We employed the framework analysis (FA) to analyze the open-ended questions. FA is an inductive analytical approach (29) suitable for generating themes from a multidisciplinary research sample's short and numerous answers (30).

Two of the authors (LG ane MEDC) independently read and re-read the text of the first 30 responders to identify themes and sub-themes. These thematic categories shaped the initial framework, which was further discussed with the other authors (FV, FC, FA, SM, and VR) and redefined. The finalized framework was then applied to the remaining responses by the two authors (LG ane MEDC). Since the participants had the opportunity to leave any question unanswered, the overall response to each question may not score 100%.

Ethical Considerations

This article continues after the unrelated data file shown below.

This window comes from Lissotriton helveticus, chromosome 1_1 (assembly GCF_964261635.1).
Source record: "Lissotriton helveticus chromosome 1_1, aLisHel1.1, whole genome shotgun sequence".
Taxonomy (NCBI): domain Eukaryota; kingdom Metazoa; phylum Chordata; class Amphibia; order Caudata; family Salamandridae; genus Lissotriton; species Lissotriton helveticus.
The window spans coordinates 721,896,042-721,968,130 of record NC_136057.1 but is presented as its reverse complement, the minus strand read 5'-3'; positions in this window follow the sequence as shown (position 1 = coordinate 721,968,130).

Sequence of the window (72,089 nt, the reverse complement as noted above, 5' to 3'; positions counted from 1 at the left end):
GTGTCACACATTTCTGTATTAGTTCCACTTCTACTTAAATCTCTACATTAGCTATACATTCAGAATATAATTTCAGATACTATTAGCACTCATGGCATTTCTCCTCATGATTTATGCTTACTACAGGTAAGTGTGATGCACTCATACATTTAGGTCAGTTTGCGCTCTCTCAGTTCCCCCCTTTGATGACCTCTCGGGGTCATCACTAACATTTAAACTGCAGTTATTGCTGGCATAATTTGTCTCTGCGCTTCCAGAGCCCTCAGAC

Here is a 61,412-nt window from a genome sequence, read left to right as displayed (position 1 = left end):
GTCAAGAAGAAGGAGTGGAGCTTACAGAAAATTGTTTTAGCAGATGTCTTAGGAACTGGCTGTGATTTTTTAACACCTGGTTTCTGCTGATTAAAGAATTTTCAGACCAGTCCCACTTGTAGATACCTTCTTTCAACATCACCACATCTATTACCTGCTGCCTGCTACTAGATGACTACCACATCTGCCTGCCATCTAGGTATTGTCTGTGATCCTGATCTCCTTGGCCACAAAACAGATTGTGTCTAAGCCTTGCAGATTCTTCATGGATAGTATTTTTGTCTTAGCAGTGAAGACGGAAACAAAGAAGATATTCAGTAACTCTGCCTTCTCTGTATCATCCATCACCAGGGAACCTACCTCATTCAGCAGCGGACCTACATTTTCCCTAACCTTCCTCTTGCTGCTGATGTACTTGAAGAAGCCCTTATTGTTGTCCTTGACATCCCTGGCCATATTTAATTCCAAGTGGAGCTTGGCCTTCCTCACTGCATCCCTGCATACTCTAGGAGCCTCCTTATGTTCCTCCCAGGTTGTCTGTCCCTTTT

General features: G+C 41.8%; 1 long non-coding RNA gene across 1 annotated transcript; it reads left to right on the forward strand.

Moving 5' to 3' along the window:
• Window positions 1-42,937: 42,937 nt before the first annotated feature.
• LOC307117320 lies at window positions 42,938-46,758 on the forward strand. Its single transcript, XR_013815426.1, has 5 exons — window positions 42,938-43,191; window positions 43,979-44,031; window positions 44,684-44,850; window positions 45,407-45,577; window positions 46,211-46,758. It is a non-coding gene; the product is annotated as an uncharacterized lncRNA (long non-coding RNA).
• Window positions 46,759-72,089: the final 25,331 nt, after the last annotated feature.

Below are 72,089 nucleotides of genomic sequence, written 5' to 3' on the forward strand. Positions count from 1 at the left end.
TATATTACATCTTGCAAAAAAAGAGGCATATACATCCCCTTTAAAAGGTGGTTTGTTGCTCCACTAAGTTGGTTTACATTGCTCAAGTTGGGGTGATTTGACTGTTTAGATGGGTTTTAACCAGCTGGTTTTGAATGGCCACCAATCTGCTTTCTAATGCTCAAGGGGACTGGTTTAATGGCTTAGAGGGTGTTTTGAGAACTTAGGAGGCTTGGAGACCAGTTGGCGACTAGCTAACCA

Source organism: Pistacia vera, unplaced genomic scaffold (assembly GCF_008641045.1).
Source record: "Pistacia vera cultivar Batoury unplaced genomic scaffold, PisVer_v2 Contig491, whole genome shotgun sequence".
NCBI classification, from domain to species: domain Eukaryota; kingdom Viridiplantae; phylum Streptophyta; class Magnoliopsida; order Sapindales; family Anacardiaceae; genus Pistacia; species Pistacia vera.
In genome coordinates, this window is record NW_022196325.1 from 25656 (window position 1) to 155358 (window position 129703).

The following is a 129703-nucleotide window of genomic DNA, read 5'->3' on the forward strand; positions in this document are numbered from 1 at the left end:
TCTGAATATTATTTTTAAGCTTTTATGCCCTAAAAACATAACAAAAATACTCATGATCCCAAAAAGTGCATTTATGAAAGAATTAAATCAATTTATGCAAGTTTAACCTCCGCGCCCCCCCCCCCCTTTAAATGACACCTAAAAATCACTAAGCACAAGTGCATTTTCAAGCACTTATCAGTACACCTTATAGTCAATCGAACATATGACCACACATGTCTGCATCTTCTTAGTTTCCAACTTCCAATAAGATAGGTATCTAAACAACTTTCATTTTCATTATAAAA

The Local Ethics Committee was approached, and we were advised that formal ethical approval was not necessary as, according to Italian law, the respondents' identities and data remained anonymous, and their demographic information was collected as aggregated data only. Along with the survey, the team provided the aim of the study, confidentiality, the Italian Law on Privacy statement, and the principal investigator's contact details. When the respondents returned the survey, informed consent was assumed.


Study Population

Sixty-two participants answered the survey. Demographics are summarized in Table 1. Of the respondents, 46 (74.2%) were women. While 16 of the 20 Italian regions were represented in the cohort, 31 participants (50%) responded from the “red zones” (Piedmont, 9.7%, Lombardy, 12.9%, Emilia-Romagna, 21%, and Veneto, 6.5%).


Table 1. Respondents' characteristics.